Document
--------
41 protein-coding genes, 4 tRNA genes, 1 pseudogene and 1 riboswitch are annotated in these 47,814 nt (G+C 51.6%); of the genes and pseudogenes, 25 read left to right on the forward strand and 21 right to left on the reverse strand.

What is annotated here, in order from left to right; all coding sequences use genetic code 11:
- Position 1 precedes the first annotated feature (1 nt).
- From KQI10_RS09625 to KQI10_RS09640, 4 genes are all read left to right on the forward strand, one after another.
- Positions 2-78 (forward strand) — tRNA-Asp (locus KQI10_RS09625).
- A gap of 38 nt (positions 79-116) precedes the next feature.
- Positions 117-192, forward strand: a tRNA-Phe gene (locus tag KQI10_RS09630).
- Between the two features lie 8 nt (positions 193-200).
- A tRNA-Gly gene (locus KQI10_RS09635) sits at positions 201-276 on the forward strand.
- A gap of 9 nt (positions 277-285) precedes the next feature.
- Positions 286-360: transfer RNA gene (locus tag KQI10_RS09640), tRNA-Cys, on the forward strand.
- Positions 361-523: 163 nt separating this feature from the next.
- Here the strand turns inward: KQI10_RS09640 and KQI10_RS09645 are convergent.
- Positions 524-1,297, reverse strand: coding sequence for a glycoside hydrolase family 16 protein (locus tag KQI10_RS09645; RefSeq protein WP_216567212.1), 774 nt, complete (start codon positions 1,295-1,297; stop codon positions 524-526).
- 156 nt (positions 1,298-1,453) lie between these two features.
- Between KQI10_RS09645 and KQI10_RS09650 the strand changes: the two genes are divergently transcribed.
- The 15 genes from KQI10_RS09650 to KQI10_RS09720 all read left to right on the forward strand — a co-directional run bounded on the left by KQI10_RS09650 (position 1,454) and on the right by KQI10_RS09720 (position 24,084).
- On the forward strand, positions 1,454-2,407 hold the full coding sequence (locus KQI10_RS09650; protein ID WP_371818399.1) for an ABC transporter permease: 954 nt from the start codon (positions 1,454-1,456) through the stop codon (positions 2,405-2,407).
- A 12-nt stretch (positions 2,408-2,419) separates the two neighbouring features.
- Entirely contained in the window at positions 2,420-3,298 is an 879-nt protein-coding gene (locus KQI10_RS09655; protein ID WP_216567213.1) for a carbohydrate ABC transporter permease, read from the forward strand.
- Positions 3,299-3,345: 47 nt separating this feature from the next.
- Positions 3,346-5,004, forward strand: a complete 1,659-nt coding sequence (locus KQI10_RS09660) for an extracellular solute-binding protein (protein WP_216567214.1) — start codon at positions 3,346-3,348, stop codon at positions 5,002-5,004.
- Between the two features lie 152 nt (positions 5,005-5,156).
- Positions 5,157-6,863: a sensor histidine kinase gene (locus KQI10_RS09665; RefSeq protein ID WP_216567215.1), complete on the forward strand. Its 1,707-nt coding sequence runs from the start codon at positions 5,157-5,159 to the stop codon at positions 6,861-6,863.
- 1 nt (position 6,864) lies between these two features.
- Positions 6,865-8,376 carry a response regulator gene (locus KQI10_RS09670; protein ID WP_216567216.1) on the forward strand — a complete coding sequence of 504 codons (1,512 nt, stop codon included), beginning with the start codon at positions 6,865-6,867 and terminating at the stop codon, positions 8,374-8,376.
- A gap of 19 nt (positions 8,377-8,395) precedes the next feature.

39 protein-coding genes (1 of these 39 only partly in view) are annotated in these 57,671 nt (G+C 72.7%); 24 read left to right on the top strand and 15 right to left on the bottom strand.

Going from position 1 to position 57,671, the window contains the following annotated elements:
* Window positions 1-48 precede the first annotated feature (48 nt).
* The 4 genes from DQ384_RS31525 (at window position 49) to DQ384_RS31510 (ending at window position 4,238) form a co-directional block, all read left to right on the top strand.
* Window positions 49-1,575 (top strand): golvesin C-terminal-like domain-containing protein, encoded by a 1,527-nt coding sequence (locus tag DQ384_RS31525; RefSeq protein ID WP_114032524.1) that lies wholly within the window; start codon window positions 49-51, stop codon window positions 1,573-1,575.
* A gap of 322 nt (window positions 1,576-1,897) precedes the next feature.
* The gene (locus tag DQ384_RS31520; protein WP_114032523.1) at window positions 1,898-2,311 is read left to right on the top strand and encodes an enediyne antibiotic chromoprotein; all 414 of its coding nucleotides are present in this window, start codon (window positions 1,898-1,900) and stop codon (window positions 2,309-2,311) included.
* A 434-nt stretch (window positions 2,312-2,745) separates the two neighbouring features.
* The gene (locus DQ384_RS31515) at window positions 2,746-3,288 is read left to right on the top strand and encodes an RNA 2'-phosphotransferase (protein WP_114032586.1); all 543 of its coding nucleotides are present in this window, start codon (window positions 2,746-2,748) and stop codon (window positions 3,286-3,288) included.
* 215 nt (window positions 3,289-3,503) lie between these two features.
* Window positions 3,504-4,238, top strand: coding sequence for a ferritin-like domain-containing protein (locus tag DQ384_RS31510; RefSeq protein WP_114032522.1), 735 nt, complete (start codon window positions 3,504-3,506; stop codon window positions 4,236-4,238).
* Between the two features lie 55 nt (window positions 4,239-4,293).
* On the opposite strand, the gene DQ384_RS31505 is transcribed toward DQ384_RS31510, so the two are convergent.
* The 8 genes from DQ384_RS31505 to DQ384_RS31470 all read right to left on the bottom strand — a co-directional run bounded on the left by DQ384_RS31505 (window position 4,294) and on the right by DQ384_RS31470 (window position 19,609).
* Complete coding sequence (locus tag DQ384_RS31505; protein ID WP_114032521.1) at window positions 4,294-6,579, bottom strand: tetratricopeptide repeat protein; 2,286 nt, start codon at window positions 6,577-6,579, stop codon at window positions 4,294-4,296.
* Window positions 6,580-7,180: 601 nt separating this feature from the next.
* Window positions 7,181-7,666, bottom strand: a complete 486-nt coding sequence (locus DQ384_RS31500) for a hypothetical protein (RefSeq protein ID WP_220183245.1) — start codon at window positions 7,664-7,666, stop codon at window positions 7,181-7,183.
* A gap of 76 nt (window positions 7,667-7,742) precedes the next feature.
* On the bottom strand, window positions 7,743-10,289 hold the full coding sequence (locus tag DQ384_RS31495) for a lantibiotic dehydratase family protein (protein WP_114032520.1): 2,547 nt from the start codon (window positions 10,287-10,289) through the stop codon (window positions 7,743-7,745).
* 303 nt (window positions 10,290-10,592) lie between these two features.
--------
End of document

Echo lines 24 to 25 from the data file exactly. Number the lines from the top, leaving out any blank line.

- Positions 5,157-6,863: a sensor histidine kinase gene (locus KQI10_RS09665; RefSeq protein ID WP_216567215.1), complete on the forward strand. Its 1,707-nt coding sequence runs from the start codon at positions 5,157-5,159 to the stop codon at positions 6,861-6,863.
- 1 nt (position 6,864) lies between these two features.